Like a lot of CU football fans, Will Sherman would like to ask chancellor Phil DiStefano this: When will the Buffs start using the transfer portal as a sword instead of a shield?
“We’re not Stanford. We’re not Harvard,” Sherman, the former second-team all-Pac-12 offensive lineman with the Buffs and currently part of the Broncos practice squad, told The Denver Post. “We’re CU. I think we should be proud of who we are. Let whoever wants to come to CU come to CU. Work from that.
“We’re a great, prestigious university. I’m proud that I graduated from CU and got my degree from CU. I might even go back and get another one. But at the same time, I think we need to be more accommodating to guys in the transfer portal, just so that they look at it as an option. Because I feel like, right now, they see CU and it’s like, ‘Oh, I have to go through all these obstacles for my credits to transfer.’ And they just don’t even keep us on the radar.”
Among Pac-12 programs, only Stanford (one) and California (eight) from the summer of 2020 through the summer of 2022 acquired fewer football players via the transfer portal than CU’s 10, according to the 247Sports.com database.
In a post-pandemic world where Name/Image/Likeness (NIL) marketing opportunities and the portal have effectively brought free agency to big-time college football, top programs have largely re-trenched themselves as the poachers.
And there might have been no greater example of the two camps than last Friday in Los Angeles, when Sherman’s Buffs (poached) were run over by USC (poachers), 55-17. The Men of Troy, who improved to 9-1, featured 20 transfers from the 2021-22 recruiting cycle — including former CU starters such as wideout Brenden Rice and defensive back Mehki Blackmon, two of Sherman’s old Buffs teammates. CU’s roster, meanwhile, featured just five incoming transfers from 2021-22, as their record dipped to 1-9.
“Right now, it’s kind of hurting us with what we’ve got going on (at CU),” Sherman said. “If a football player wants to come to CU, we should accommodate him….We need all the help we can get. And then whenever the new coach comes, I’m sure he’s going to want to bring in guys he’s familiar with.”
The Buffs are expected to announce a replacement for coach Karl Dorrell, who was fired back on Oct. 2 after an 0-5 start, before the end of this month. And any candidate who’s done their homework would almost assuredly want to know from DiStefano and athletic director Rick George: a.) why the portal has felt like one-way traffic out of Boulder and b.) what can be done to shore up those leaks before they leave a stain.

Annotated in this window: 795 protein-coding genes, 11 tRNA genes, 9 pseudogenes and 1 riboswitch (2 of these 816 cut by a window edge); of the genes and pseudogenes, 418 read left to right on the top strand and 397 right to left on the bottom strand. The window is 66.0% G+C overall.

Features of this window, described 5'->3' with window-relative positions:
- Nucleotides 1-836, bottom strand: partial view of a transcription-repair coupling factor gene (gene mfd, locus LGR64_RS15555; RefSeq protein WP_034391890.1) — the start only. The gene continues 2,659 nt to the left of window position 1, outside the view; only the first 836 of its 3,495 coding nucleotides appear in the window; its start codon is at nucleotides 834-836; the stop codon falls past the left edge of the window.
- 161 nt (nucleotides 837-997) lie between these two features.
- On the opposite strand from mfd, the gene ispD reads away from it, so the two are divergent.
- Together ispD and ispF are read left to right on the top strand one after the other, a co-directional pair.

“The quickest way to turn your roster around is through the portal, no question,” former CU football coach and current Buffs radio analyst Gary Barnett said. “And it’s a way (to do so) that you never had before. That’s why you see some (coaches) come in and do as well as they have (quickly).
“The good coaches are going to know how to use (the portal). And they’re going to have to be able to use it.”
When it comes to CU football and incoming transfers, in layman’s terms, the rub is this: under current university academic requirements, not every credit from every system carries over once they’re accepted in Boulder. This sometimes makes new student-athletes ineligible immediately and in academic limbo until the credits can be made up.
When the NCAA required FBS-to-FBS transfers to sit out a year after their move, Barnett noted, any concern over credits carryover at CU was moot, as that student-athlete would’ve effectively been out of the picture regardless.
But with the collegiate model transitioning to one of transfers getting immediate eligibility, players aren’t interested in a “gap” year because of academic discrepancies. Not when there are so many other options for instant playing time.
And if you’re not willing to change your philosophy, FOX Sports analyst Brock Huard told The Post recently, then you’re not going to win.